Just trying to get our driver’s licenses has been an ordeal. In Michigan, you have to prove citizenship with a birth certificate. Never mind that the Hub served his nation in combat. He has to prove he was born in the US. I brought our important  documents with us, but with all the transient stops we made at VAs across the western US, the Hub lost his birth certificate. He likely gave it to someone to photocopy to get service at a VA hospital and never got it back. But we prevailed and both have Michigan enhanced driver’s licenses.

Next are 2016 and 2017 taxes. When you cross five different states across two taxe years and have no permanent address, things get complicated. I wrote for clients and he worked for six different companies in five different states and sought medical care from eight different VAs. The IRS has a homeless veteran program but good luck talking to a live person. I filed 2018 taxes claiming Michigan residency, using my daughter’s address. As of January, the Hub is 100 percent disabled. Which gave me the education benefits to go get my MFA in creative writing.

Except — and there’s always an exception with the VA benefits — they don’t pay tuition. I was so devastated to find this out, but then I said screw it, I’ll go deeper into education debt. Ah, yes, but FASFA wants my 2017 taxes. I feel like I’m constantly grinding in circles. I didn’t know what to do next, but this place has good people and someone knew someone who had a CPA who could help. I felt skeptica, having inquired with other CPAs, but this guy, he was willing to take on all my complications. He jokingly told me he needed a good challenge after tax season.

Getting him all my documents, though, made me relive the events of 2016 and 2017. That awful day in March when I froze in panic after the landlords so casually told us we were “free to go” because the owners wanted to sell the place still feels cold in my blood. When the appraiser told us we’d have to fix a few things on the house my daughter told me not to worry. She said the same thing when the landlord sent us a 30-day eviction notice before we had another home to go to. I still don’t trust that I will have a home. The waiting right now is awful, and I think of that silent starling as a personification of my pain.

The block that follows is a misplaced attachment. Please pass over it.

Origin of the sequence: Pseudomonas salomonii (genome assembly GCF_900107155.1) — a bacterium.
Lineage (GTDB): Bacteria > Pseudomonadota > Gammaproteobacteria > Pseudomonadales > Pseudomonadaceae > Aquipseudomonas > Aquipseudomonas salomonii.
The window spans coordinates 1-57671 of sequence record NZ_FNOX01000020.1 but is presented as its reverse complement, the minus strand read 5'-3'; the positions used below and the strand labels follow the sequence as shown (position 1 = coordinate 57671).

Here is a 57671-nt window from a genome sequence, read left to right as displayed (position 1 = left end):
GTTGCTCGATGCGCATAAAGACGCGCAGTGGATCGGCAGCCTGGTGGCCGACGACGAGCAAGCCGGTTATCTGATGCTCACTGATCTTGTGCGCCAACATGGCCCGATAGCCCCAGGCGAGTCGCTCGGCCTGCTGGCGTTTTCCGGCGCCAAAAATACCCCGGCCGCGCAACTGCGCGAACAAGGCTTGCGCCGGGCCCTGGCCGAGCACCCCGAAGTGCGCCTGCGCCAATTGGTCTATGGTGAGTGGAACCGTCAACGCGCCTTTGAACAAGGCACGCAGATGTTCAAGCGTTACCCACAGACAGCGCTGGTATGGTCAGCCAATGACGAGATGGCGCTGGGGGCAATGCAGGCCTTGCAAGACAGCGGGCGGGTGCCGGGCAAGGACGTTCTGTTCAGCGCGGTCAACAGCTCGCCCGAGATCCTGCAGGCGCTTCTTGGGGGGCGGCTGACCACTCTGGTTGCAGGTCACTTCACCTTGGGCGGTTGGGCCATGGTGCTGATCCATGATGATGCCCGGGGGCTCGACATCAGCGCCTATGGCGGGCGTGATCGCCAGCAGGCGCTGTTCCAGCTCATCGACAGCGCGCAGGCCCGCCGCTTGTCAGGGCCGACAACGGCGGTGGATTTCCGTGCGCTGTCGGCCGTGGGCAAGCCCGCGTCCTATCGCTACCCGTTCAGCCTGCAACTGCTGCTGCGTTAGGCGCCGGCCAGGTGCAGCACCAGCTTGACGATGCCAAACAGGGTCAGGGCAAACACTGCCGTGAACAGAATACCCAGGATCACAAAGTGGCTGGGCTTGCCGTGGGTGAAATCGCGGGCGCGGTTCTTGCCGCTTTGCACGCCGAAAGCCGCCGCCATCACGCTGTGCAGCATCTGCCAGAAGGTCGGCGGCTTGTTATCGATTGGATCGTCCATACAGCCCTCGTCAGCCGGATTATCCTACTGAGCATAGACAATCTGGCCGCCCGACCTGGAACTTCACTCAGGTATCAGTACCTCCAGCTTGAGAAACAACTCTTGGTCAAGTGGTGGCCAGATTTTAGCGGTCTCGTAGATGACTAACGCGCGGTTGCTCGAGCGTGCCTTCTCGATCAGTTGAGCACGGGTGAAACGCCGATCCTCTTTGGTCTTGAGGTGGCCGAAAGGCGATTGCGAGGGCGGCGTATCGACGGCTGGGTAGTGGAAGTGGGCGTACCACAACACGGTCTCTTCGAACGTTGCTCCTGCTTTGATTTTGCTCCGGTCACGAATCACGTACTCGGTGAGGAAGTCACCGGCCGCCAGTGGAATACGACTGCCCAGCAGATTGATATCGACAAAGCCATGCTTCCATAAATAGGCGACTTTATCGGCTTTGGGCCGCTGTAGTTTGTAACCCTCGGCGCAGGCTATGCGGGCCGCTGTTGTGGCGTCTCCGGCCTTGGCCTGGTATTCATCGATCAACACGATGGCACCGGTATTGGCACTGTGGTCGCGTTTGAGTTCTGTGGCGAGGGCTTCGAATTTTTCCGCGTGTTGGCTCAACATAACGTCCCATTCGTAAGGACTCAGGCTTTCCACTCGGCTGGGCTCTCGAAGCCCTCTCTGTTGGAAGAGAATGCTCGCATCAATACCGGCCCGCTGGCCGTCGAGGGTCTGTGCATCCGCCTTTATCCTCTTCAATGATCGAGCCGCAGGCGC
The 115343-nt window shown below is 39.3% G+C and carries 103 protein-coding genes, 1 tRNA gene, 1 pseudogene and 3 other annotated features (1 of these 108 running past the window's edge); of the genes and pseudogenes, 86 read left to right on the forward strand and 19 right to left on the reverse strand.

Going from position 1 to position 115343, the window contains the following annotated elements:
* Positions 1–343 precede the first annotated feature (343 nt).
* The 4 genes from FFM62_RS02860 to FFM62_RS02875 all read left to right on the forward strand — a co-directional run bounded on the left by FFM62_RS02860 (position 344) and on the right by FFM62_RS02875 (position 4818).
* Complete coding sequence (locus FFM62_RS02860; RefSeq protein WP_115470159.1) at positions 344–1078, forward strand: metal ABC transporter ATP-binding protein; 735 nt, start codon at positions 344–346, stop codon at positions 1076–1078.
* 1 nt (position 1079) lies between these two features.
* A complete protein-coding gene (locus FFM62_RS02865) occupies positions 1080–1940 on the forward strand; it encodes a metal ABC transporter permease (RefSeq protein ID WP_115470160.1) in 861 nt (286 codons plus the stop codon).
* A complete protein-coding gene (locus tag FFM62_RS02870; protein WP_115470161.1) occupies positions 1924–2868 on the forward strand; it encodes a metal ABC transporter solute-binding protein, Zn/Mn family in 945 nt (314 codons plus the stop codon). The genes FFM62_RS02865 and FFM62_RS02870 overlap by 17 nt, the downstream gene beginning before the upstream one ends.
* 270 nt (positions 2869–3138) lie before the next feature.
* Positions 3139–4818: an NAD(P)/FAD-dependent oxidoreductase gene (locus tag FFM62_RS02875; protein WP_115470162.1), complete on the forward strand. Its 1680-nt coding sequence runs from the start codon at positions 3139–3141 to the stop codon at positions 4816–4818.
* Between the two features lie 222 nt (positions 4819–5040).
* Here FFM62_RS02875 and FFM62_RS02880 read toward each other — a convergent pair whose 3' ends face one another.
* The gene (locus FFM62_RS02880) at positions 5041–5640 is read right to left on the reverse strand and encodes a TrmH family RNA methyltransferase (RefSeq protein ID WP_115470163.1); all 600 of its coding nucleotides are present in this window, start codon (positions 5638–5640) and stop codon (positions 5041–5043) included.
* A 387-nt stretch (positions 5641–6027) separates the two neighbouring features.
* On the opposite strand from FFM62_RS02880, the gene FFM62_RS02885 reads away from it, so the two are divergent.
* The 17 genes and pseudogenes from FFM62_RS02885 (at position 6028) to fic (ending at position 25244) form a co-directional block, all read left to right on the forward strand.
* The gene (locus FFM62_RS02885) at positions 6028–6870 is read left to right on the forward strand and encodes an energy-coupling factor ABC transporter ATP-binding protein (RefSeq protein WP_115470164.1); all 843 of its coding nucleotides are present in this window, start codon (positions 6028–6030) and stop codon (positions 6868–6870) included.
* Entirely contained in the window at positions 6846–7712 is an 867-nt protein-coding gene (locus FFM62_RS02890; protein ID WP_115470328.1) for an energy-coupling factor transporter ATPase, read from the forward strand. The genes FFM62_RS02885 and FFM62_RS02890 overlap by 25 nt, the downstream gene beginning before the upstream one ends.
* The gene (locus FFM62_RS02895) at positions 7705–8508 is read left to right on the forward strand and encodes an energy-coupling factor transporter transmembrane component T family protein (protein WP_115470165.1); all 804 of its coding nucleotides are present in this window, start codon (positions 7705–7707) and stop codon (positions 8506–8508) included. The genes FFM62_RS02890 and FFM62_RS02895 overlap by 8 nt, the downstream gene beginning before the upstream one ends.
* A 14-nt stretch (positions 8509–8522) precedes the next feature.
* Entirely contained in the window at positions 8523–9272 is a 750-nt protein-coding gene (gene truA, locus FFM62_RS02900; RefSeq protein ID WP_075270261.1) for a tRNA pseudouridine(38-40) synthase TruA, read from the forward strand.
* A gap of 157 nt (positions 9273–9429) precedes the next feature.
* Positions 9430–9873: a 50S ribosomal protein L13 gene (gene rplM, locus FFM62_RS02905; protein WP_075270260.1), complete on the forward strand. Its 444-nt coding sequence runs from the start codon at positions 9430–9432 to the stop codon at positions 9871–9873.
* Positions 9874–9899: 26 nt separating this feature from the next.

It is what it is.

This morning I woke up, stepped outside and heard chirping. I looked around for Whirligig but he was gone. With horror, I realized the chirping was coming from inside the porch eave. I sat on the steps and cried. The Hub came home from PT and he asked what was wrong. “Just starlings,” he said. But he saw my pain. And as gruff as he tries to be, he wishes no harm on anything. Without further words, he got a ladder and some tools.

Our daughter came over on her lunch break and found her parents ripping up the front porch. The Hub decided to remove the fascia because that was down where the SIL couldn’t reach. Our daughter chastized him for climbing a ladder, but held it sterady for him. I grabbed a moss-lined flower basket, emptied it but the lining and the Hub pulled the nest with its string and straw anf feathers into it, including two newly hatched birds and one pale blue egg. The birds heard our voices and gaping maws opened hungrily.